Accessibility for teams
How to incorporate accessibility into your team's process.
Making your site more accessible can be a daunting task. If you are approaching accessibility for the first time, the sheer breadth of the topic can leave you wondering where to start. After all, working to accommodate a diverse range of abilities means there are a correspondingly diverse range of issues to consider.
Remember, accessibility is a team effort. Every person has a role to play. This article outlines criteria for each of the major disciplines (project manager, UX designer, and developer) so that they can work to incorporate accessibility best practices into their process.
Project manager #
An overriding goal for any project manager is to try to include accessibility work in every milestone; making sure it’s just as much a priority as other topics like performance, and user experience. Below are a few checklist items to keep in mind when working through your process.
- Make accessibility training available to the team.
- Identify critical user journeys in the site or application.
- Try to incorporate an accessibility checklist into the team process.
- Where possible, evaluate the site or application with user studies.
Accessibility training #
There are a number of great free resources for learning about web accessibility. Setting aside time for your team to study the topic can make it easier to include accessibility early in the process.
Some resources provided by Google include:
Web Accessibility by Google — a multi-week interactive training course.
Accessibility Fundamentals — written accessibility guides and best practices.
Material Guidelines: Accessibility — a set of UX best practices for inclusive design.
Identifying critical user journeys #
Every application has some primary action that the user needs to take. For example, if you're building an e-commerce app, then every user will need to be able to add an item to their shopping cart.
Some actions may be of secondary importance, and perhaps only performed occasionally. For example, changing your avatar photo is a nice feature, but may not be critical for every experience.
Identifying the primary and secondary actions in your application will help you prioritize the accessibility work ahead. Later, you can combine these actions with an accessibility checklist to keep track of your progress and avoid regressions.
Incorporating an accessibility checklist #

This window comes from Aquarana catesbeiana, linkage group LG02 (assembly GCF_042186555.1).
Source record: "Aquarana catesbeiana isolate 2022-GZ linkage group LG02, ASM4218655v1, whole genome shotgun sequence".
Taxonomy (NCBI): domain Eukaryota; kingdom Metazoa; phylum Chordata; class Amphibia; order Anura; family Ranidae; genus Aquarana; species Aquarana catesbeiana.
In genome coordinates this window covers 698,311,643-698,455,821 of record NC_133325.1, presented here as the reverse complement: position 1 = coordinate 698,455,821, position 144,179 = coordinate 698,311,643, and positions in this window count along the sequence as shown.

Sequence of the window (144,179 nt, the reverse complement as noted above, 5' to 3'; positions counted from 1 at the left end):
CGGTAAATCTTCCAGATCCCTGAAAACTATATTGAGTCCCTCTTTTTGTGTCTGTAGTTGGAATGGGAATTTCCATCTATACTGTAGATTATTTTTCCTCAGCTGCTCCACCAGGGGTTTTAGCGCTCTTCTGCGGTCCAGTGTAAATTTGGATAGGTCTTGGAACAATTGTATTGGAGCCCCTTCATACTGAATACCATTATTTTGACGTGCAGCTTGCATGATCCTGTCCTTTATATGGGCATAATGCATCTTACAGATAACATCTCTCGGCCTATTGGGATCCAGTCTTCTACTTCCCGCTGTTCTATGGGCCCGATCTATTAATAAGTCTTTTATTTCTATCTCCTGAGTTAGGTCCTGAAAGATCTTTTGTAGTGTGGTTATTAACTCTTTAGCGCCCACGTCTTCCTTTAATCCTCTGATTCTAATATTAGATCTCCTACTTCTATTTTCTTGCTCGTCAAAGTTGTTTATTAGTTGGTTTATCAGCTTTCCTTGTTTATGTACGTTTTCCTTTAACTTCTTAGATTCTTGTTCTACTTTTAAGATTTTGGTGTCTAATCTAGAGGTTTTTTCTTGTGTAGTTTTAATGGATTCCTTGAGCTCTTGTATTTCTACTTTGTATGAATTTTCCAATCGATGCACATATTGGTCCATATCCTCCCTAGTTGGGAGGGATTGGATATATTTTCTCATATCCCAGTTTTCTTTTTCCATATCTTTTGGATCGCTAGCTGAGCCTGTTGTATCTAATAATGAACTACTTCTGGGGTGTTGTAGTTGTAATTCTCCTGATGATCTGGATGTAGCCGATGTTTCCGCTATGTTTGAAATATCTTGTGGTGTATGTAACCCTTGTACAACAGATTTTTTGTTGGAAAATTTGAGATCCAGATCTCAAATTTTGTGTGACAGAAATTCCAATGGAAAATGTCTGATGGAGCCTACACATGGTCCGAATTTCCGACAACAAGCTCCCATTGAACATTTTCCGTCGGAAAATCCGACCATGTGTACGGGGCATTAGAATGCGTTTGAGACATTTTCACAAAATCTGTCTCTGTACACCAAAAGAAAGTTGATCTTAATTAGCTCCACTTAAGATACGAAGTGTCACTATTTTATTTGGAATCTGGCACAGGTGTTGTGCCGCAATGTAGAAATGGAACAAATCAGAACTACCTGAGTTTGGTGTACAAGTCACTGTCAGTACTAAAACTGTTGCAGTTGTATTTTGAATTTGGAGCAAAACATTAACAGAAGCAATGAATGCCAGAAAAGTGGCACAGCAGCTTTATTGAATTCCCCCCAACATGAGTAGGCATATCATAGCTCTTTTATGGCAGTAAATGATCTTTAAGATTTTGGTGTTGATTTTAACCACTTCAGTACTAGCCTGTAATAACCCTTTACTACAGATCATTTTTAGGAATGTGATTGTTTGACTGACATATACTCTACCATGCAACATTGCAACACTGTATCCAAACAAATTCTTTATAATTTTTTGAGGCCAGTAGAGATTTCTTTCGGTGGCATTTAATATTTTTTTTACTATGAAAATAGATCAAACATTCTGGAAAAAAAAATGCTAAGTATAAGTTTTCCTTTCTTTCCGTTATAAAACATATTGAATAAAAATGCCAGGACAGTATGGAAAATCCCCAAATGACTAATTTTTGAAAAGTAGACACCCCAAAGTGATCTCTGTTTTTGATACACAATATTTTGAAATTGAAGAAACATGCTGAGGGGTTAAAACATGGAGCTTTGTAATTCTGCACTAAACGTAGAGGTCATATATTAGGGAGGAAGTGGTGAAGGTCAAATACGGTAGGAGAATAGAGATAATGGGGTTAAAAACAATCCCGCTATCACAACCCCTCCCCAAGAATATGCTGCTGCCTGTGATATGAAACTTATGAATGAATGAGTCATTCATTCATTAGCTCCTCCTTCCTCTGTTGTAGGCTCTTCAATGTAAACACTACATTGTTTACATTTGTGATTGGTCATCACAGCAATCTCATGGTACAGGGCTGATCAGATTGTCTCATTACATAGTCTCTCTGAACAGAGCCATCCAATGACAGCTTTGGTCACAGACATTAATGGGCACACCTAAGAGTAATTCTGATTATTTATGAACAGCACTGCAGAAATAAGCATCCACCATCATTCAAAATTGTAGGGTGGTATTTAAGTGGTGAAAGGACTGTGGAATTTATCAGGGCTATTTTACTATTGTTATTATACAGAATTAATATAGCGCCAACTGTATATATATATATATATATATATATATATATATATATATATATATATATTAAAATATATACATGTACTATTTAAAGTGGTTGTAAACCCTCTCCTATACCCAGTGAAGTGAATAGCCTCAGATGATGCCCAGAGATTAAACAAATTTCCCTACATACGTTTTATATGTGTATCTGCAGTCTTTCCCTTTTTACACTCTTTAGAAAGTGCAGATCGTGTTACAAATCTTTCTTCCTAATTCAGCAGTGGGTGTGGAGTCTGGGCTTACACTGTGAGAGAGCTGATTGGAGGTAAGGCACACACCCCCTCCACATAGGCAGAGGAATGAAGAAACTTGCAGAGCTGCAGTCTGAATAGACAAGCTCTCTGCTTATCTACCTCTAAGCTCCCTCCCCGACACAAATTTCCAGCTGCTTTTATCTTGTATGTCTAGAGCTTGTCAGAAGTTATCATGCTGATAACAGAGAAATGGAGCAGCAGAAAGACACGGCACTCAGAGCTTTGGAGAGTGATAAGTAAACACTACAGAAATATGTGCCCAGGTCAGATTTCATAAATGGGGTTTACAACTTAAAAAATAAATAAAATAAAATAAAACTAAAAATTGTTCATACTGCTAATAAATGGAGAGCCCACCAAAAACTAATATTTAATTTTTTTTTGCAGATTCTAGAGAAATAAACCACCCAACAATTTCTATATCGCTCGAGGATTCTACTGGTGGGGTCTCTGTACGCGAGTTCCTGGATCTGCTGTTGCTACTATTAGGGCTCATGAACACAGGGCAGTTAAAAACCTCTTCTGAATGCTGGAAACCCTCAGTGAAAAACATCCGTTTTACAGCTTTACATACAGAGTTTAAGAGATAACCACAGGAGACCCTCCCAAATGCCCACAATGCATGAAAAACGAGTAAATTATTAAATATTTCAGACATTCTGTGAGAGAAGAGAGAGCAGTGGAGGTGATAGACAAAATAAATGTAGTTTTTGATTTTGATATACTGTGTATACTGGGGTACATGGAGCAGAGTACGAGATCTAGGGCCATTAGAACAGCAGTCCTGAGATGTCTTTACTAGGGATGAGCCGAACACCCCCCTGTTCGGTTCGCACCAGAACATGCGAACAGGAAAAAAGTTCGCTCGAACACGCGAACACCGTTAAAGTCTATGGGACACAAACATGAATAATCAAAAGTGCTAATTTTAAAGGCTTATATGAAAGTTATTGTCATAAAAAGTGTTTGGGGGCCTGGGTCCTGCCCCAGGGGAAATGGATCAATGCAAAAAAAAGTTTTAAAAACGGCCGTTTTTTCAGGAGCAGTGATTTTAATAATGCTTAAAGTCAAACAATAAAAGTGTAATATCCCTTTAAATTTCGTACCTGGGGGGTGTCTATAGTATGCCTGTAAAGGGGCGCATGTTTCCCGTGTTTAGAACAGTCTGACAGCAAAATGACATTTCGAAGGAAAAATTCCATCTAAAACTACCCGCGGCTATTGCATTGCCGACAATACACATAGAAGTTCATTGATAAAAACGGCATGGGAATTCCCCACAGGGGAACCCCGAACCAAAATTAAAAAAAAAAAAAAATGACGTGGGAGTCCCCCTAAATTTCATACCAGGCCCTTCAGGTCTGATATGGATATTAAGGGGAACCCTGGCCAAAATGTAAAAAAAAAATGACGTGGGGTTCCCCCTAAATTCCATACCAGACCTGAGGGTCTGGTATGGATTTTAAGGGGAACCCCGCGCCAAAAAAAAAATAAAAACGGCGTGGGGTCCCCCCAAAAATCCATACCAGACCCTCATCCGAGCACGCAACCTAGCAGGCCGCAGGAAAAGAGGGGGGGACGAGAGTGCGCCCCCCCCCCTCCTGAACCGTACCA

The topic of accessibility is quite broad, so having a checklist of important areas to consider can help you make sure you're covering all of your bases.
There are a number of accessibility checklists out there, a few industry examples include:
WebAIM WCAG Checklist Vox Accessibility Guidelines
With a checklist in hand, you can look over your primary and secondary actions to start to triage what work still needs to be done. You can get pretty tactical about this process and even build a matrix of primary and secondary actions and determine for each step in those processes, whether there are any missing accessibility bits.
Evaluating with user studies #
Nothing beats sitting down with actual users and observing them as they try to use your app. If you're retrofitting accessibility into an existing experience, this process can help you quickly identify areas that need improvement. And if you're starting a new project, early user studies can help you avoid spending too much time developing a feature that is difficult to use.
Aim to incorporate feedback from as diverse of a user population as possible. Consider users who primarily navigate with the keyboard, or rely on assistive technology like screen readers or screen magnifiers.
UX designer #
Because people tend to design using their own biases, if you don't have a disability and don't have colleagues with disabilities, you might be unintentionally designing for only some of your users. As you work, ask yourself "what are all the types of users who might rely on this design?" Here are some techniques you can try to make your process more inclusive.